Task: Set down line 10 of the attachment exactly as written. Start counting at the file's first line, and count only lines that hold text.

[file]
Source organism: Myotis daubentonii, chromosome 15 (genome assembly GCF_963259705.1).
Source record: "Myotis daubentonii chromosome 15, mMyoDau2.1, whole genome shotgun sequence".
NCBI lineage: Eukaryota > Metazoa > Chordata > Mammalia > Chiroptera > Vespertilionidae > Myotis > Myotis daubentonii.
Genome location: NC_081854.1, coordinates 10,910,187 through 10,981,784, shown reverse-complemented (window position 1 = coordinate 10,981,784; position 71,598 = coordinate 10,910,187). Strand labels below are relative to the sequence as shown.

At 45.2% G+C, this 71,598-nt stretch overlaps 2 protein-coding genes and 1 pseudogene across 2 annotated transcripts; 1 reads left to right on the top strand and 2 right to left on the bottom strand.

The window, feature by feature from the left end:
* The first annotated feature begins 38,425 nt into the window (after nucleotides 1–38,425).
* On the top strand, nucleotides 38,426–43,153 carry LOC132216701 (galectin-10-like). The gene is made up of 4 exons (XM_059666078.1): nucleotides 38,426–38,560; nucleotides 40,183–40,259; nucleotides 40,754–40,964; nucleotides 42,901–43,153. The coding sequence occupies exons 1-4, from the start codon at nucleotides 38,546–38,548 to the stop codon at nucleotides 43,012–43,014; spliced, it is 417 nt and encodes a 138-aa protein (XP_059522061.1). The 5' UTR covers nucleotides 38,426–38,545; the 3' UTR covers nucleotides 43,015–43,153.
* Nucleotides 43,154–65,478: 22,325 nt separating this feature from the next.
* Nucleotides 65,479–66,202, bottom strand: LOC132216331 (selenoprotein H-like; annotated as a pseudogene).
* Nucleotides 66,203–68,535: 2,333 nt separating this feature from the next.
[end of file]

* Nucleotides 65,479–66,202, bottom strand: LOC132216331 (selenoprotein H-like; annotated as a pseudogene).